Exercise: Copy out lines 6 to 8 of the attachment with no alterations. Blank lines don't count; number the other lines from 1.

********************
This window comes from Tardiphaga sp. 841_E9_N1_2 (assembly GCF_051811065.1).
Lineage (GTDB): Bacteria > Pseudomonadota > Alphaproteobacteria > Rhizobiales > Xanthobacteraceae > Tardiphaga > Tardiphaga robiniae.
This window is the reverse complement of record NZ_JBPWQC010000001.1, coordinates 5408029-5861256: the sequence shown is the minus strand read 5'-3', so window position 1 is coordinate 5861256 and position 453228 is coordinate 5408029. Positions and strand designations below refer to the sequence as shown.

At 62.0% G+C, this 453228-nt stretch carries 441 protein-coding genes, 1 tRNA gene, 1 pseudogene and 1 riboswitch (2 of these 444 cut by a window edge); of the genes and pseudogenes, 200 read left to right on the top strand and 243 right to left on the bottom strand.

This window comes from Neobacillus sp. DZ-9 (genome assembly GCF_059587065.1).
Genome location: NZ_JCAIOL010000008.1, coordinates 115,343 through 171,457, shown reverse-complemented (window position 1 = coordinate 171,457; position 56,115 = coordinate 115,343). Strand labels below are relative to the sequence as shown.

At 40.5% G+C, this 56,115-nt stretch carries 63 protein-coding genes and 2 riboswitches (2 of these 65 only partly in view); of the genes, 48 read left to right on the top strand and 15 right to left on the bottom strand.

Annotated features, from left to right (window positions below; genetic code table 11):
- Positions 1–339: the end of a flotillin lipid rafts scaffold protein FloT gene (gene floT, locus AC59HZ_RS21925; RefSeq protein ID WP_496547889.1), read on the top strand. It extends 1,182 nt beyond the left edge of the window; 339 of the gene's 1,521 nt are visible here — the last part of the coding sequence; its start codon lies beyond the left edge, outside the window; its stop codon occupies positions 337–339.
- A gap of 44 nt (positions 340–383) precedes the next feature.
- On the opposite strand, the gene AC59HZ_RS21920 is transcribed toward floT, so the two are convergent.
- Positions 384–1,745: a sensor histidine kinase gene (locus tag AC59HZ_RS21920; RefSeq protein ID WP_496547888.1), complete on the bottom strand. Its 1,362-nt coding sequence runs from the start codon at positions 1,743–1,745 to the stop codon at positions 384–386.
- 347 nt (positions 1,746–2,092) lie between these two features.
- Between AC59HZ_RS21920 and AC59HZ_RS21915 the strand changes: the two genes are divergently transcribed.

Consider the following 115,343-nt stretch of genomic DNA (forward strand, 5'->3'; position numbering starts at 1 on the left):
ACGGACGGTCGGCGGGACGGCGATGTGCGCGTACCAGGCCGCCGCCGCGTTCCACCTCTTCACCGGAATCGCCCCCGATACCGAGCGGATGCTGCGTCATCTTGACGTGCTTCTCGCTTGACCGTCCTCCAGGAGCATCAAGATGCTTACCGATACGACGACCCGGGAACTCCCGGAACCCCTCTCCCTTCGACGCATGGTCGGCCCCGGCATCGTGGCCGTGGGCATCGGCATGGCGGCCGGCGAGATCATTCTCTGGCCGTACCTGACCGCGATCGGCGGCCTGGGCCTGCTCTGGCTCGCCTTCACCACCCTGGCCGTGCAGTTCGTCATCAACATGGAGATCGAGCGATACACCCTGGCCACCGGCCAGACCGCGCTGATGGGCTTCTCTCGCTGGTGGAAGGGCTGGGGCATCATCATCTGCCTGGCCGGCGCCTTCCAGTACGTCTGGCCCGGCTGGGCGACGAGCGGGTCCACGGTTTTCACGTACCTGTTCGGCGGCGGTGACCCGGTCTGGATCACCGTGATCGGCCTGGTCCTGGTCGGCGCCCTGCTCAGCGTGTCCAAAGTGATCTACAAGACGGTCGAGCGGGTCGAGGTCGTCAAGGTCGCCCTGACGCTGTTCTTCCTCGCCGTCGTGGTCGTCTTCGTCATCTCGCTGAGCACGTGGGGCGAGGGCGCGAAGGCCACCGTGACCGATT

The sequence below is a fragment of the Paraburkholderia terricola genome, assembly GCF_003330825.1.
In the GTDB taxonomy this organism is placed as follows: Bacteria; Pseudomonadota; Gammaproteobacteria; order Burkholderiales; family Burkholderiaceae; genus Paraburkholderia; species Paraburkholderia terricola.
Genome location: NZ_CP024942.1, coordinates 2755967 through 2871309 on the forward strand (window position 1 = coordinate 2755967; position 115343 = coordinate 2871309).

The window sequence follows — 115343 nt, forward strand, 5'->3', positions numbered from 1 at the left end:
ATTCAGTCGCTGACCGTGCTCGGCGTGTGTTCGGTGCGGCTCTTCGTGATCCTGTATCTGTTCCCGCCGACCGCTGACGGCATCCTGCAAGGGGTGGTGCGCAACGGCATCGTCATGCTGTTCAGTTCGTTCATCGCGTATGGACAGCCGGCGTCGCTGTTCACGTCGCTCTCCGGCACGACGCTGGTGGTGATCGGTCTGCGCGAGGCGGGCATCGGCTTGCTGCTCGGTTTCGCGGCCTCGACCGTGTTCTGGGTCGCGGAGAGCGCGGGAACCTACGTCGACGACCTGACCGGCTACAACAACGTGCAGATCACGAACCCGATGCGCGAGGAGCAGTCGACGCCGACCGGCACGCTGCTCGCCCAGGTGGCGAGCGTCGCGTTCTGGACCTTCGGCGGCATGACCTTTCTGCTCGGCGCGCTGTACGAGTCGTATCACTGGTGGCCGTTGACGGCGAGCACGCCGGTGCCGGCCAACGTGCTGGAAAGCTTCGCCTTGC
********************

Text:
Genome location: NZ_JCAIOL010000008.1, coordinates 115,343 through 171,457, shown reverse-complemented (window position 1 = coordinate 171,457; position 56,115 = coordinate 115,343). Strand labels below are relative to the sequence as shown.

At 40.5% G+C, this 56,115-nt stretch carries 63 protein-coding genes and 2 riboswitches (2 of these 65 only partly in view); of the genes, 48 read left to right on the top strand and 15 right to left on the bottom strand.

Annotated features, from left to right (window positions below; genetic code table 11):